[1910.11016] Convex Optimisation for Inverse Kinematics
Our experiments confirm this advantage and also demonstrate that our proposed SDP-IK approach is a useful method for tackling inverse kinematics problems as they appear in computer vision and computer graphic problems.

Abstract: We consider the problem of inverse kinematics (IK), where one wants to find
the parameters of a given kinematic skeleton that best explain a set of
observed 3D joint locations. The kinematic skeleton has a tree structure, where
each node is a joint that has an associated geometric transformation that is
propagated to all its child nodes. The IK problem has various applications in
vision and graphics, for example for tracking or reconstructing articulated
objects, such as human hands or bodies. Most commonly, the IK problem is
tackled using local optimisation methods. A major downside of these approaches
is that, due to the non-convex nature of the problem, such methods are prone to
converge to unwanted local optima and therefore require a good initialisation.
In this paper we propose a convex optimisation approach for the IK problem
based on semidefinite programming, which admits a polynomial-time algorithm
that globally solves (a relaxation of) the IK problem. Experimentally, we
demonstrate that the proposed method significantly outperforms local
optimisation methods using different real-world skeletons.

‹Figure 1. Our SDP-IK method results in a better fit compared to local optimisation. Left: Ground truth pose, where the observed points are shown in red. Centre: Local IK methods can get stuck in an unwanted local minimum. Right: Our convex SDP-IK formulation can reliably reach a good optimum that is much closer to the ground truth. (Introduction)Figure 2. Illustration of a kinematic skeleton of a human hand (left) and a human body (right). The root joint for both skeletons admits 6 DOF (global translation and rotation), whereas all other joints admit between 0 and 3 rotational DOF. (Inverse Kinematics)Figure 3. We show the performance of different local optimisation methods: gradient descent (GD), trust region method (TR), conjugate gradient method (CG), and LBFGS. (Local Optimisation Methods)Figure 4. Box plot for fitting to noise-free observed joint locations of 100 poses for different skeletons (top: body, bottom: hand). Our SDP-IK method yields a consistently lower error in terms of cost (??), both in the case where all joints are given (top), as well as in the case when only the end-effectors are given (bottom). (Fitting to Noise-Free Observations)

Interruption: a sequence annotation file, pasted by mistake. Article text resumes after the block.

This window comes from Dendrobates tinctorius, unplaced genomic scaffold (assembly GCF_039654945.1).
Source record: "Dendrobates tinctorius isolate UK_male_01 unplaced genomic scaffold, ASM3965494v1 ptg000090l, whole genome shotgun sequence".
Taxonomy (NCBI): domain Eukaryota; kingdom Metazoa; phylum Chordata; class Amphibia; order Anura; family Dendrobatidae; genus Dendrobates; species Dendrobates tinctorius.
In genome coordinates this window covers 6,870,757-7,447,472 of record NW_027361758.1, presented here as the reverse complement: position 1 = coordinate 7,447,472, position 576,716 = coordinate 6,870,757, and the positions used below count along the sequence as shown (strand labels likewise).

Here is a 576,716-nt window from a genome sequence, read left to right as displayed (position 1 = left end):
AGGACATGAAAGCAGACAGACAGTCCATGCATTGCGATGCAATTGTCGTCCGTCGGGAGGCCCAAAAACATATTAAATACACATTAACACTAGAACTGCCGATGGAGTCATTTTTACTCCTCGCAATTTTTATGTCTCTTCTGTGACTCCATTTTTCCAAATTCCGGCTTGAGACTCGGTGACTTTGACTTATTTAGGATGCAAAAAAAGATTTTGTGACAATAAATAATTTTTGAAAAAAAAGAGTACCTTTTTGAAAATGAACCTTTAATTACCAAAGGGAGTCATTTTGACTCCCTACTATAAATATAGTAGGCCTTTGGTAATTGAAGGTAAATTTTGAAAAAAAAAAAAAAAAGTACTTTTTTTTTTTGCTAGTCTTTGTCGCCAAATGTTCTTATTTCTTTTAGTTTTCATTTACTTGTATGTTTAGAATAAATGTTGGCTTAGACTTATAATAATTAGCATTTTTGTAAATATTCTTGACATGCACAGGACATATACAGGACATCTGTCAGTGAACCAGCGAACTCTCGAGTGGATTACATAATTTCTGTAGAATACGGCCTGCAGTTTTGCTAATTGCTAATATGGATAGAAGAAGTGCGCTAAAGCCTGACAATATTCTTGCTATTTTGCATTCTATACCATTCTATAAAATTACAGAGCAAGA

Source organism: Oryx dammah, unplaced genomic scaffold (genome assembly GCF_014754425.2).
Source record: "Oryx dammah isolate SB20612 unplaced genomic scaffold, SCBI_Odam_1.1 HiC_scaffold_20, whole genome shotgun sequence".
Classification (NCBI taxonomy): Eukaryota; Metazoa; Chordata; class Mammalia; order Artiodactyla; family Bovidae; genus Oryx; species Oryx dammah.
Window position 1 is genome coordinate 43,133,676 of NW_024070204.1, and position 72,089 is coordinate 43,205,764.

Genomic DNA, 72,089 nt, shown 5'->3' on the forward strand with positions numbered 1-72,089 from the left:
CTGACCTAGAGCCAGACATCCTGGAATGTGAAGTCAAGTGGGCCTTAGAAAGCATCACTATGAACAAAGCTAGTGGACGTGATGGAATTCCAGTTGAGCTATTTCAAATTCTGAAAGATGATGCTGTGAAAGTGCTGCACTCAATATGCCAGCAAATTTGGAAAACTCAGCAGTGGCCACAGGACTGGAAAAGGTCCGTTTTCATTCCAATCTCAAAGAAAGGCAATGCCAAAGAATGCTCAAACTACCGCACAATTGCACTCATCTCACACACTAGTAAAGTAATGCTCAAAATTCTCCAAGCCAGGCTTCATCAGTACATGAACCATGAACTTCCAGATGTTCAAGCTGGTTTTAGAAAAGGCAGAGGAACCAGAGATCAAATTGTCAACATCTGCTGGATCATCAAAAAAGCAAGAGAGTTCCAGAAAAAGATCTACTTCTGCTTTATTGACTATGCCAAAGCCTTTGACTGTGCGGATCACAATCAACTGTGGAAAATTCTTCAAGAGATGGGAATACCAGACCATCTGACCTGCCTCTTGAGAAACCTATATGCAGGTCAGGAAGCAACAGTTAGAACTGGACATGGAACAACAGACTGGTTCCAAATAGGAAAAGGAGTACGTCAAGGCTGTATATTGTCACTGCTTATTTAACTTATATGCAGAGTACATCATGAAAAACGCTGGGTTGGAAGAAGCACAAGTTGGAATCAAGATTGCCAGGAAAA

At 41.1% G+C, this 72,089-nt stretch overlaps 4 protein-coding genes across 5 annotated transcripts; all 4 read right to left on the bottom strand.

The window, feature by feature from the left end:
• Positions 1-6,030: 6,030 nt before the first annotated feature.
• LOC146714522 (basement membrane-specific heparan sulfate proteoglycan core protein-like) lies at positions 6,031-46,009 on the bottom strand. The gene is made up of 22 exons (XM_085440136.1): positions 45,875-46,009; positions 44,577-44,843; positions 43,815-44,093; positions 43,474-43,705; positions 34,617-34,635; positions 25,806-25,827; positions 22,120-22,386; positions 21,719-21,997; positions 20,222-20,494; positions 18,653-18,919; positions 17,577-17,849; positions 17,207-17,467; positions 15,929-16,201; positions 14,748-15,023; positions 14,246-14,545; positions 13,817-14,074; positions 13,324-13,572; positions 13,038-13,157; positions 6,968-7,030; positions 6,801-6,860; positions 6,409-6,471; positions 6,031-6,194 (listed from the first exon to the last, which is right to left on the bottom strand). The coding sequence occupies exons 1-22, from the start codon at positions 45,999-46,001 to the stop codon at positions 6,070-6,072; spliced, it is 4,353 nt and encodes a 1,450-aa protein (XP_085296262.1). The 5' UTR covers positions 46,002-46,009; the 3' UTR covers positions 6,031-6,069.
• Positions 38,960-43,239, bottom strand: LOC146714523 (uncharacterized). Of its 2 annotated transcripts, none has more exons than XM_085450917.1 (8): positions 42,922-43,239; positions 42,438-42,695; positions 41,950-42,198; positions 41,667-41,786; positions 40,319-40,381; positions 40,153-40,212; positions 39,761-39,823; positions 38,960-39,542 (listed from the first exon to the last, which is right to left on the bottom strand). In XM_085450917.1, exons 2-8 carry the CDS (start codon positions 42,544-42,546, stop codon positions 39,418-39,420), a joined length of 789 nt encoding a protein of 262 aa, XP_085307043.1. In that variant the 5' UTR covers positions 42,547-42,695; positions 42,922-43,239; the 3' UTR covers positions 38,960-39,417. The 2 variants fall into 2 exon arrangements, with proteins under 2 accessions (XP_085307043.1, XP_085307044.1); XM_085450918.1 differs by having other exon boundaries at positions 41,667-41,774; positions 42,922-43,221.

Figure 5. Box plot for fitting to noisy observed joint locations of 100 poses for different skeletons (top: body, bottom: hand). Our SDP-IK method yields lower or similar error in terms of the normalised cost, both in the case where all joints are given (left), as well as in the case when only the end-effectors are given (right). (Fitting to Noisy Observations)Figure 6. Qualitative results for fitting kinematic skeletons to known noisy points of human body and hand skeletons in different poses (red spheres: noisy points, blue spheres: fitted points). Top row: observed noisy joint positions. Second row: inverse kinematics solved via local optimisation using a random initialisation (erroneous joints are circled). Third row: solution of the semidefinite programming approach in (??) after projection. Bottom row: Our proposed SDP-IK method. (Fitting to Noisy Observations)›